In her most recent post on the Fisher Clinical Services Blog, Pam Osborne concludes her series on managing the clinical trial supply chain with a 10-step summary for overcoming the biggest challenges. Even if you're conducting "non-clinical research" that doesn't have a patient as the endpoint, many of the steps she outlines should be followed to ensure your valuable product is kept safe and secure.
The ultimate three takeaways from her series are:
- Keep your bases covered - know what exactly you need to do, what rules and regulations you need to satisfy, at every stage, and do what it takes to keep to the plan. To this end, communication couldn't be more crucial, and if you can't do it on your own, the right partnerships can help cover the gaps.
- Know what to expect - don't take unnecessary risks—don't assume the odds are in your favor and leave a variable to chance. Risk mitigation is very important, and you should never assume a best-case scenario in creating strategic plans.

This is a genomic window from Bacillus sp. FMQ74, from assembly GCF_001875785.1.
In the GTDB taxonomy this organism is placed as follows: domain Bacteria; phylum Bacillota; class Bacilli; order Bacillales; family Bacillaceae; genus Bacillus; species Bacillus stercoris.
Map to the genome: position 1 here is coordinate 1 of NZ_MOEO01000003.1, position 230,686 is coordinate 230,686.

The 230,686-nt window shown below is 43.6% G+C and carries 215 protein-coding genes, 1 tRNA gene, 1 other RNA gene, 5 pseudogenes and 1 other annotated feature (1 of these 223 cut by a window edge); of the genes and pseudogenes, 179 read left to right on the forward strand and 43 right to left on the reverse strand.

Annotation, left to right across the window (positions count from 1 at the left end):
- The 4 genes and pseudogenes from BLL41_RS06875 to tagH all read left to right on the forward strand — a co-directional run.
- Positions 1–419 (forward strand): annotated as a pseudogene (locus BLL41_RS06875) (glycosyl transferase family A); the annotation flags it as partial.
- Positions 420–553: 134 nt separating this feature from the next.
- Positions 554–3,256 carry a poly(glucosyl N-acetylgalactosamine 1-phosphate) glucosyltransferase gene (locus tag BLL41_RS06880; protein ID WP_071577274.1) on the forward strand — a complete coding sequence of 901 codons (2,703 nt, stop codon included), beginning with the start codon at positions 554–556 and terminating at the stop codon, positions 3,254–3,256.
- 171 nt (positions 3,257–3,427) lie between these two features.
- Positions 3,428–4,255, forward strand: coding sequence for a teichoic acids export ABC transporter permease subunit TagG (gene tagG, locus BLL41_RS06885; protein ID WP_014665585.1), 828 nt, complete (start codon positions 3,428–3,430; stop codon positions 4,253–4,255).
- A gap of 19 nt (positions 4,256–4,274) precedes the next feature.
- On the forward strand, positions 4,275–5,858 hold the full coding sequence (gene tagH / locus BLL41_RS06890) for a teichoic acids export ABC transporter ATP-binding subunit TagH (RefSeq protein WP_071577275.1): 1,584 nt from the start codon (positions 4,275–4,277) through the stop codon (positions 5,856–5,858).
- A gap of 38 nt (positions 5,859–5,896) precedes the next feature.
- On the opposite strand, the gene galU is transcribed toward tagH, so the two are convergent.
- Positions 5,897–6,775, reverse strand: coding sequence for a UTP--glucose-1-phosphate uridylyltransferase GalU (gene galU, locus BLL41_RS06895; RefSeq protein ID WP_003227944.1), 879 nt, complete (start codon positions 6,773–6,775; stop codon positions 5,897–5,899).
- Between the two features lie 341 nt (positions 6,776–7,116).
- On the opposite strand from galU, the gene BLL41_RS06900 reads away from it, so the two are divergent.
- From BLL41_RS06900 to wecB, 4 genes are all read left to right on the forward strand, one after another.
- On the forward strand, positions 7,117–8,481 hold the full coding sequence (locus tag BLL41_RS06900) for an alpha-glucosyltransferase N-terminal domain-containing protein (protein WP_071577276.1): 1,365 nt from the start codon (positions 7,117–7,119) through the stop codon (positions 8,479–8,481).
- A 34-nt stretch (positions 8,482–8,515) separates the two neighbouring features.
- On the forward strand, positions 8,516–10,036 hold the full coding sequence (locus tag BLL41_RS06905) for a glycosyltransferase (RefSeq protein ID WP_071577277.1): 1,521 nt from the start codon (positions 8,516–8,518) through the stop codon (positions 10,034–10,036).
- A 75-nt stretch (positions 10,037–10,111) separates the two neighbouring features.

- Remember the final goal - Osborne's final point—remembering that patients are the top priority—is without a doubt the most important in clinical trial supply chain management. However, investigators conducting biospecimen-based research must be equally mindful of the regulations, documentation, and risk mitigation regarding the materials they are working with, and the ultimate value of this element of their research to the patients who are waiting.
What are some of your top cold chain and clinical supply chain challenges?
For those of you working with biologics as part of your supply chain, below is an on-demand webinar you can watch to learn more about temperature requirements for biologics as well as ensuring temperature compliance through packaging, qualification, and process validation.